Porsche 718 RS 61 LM Coupé (1961)

Premiere: 1961 April 9, Le Mans test

1961 Porsche 718 RS 61 Le Mans Coupé
This photo shows the first version of the 718 Coupé which has less openings for cooling than the finished cars© Porsche

The story of the 718 coupé began in 1960 when a customer ordered a one-off design from Karosserie Wendler, the same company that built the 550 and 718 bodies for Porsche. The car was built on the Porsche 550 chassis. Front-end design came from the 718 Spyder. The roof and the rear end were unique creations by Wendler.

1960 Porsche Wendler Coupé
This is how the Wendler coupé looked in 1960. It was originally painted Reseda Green (pastel greyish green), but soon repainted in silver. After the car involved in an accident, the rear end was replaced with the one from 718 Spyder. The car still exists and has been converted back to its original look seen here. And it also has the strange old-school shade of green it originally had. The car can be seen at the Prototyp Museum in Hamburg, Germany.© Karosserie Wendler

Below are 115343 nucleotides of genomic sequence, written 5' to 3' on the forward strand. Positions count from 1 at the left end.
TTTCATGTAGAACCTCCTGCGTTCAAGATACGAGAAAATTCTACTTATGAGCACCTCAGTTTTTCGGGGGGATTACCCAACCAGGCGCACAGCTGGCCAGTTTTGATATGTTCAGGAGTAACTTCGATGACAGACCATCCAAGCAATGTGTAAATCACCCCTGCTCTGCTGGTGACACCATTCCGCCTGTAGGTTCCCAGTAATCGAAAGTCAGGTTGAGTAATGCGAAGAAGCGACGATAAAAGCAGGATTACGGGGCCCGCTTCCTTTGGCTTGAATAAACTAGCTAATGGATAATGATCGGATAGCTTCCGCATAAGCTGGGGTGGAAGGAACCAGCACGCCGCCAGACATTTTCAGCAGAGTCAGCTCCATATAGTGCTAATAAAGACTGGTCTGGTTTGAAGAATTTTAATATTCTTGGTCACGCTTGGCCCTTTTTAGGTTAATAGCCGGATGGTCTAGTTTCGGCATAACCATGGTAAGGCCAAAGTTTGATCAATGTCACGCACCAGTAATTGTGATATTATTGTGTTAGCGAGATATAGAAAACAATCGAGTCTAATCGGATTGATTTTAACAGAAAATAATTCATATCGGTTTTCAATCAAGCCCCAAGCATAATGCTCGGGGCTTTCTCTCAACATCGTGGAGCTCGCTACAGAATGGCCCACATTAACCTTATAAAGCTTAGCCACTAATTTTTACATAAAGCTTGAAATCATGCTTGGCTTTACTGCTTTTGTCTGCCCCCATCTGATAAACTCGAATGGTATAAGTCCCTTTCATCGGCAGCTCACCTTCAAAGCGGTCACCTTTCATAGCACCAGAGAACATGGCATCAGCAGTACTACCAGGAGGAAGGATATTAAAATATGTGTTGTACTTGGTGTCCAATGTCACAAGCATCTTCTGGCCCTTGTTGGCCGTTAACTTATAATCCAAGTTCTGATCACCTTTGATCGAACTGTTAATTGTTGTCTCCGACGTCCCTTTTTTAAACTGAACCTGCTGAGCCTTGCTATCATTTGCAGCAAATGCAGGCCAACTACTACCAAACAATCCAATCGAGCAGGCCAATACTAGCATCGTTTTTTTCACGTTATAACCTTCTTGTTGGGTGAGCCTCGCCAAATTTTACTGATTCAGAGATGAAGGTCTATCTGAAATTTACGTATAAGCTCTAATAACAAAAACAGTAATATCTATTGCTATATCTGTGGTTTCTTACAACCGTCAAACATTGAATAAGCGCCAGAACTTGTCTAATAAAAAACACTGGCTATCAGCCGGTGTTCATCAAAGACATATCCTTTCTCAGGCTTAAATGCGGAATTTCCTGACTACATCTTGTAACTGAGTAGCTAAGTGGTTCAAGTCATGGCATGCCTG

For the Le Mans 24h race in June 1961, Porsche created two 718 RS 61 Coupés. They shared the side view silhouette of the Wendler coupé and the rear end of the 718 Spyder, but the front design was original to the car.

Chassis #  Engine
#32  718-0451.6-litre flat-4 Fuhrmann 4-cam
#30  718-0461.7-litre flat-4 Fuhrmann 4-cam

Porsche 718 RS 61 coupe at 1961 Le Mans
1961 Le Mans, 718 RS 61 Coupé #32 (chassis 718-045) of Hans Herrmann/Edgar Barth before the start © unknown (please inform us if you know)
1961 Le Mans, Porsche 718 RS 61 Coupé #30
1961 Le Mans, 718 RS 61 Coupé #30 (chassis 718-046) of Jo Bonnier/Dan Gurney with headlamps covered up in order to keep them clean until the night arrives. Note the front lid design completely different to the regular 718 RSK/RS60/RS61. © unknown (please inform us if you know)
Porsche 718 RS 61 coupe #30 at 1961 Le Mans
1961 Le Mans 24h race, 718 RS 61 Coupé #30 in the pits© Triumph

While the #30 car of Jo Bonnier and Dan Gurney had to retire due to an engine problem, the #32 car of Hans Herrmann and Edgar Barth scored 7th overall. With a small 1.6-litre engine it was a result on its own after 3-litre Ferraris, a 3-litre Maserati and a 2-litre Porsche.

What happened to the 718-045 is unknown, but the 718-046 chassis number was used for a new car called 718 GTR in 1962.

© Stuttcars.com

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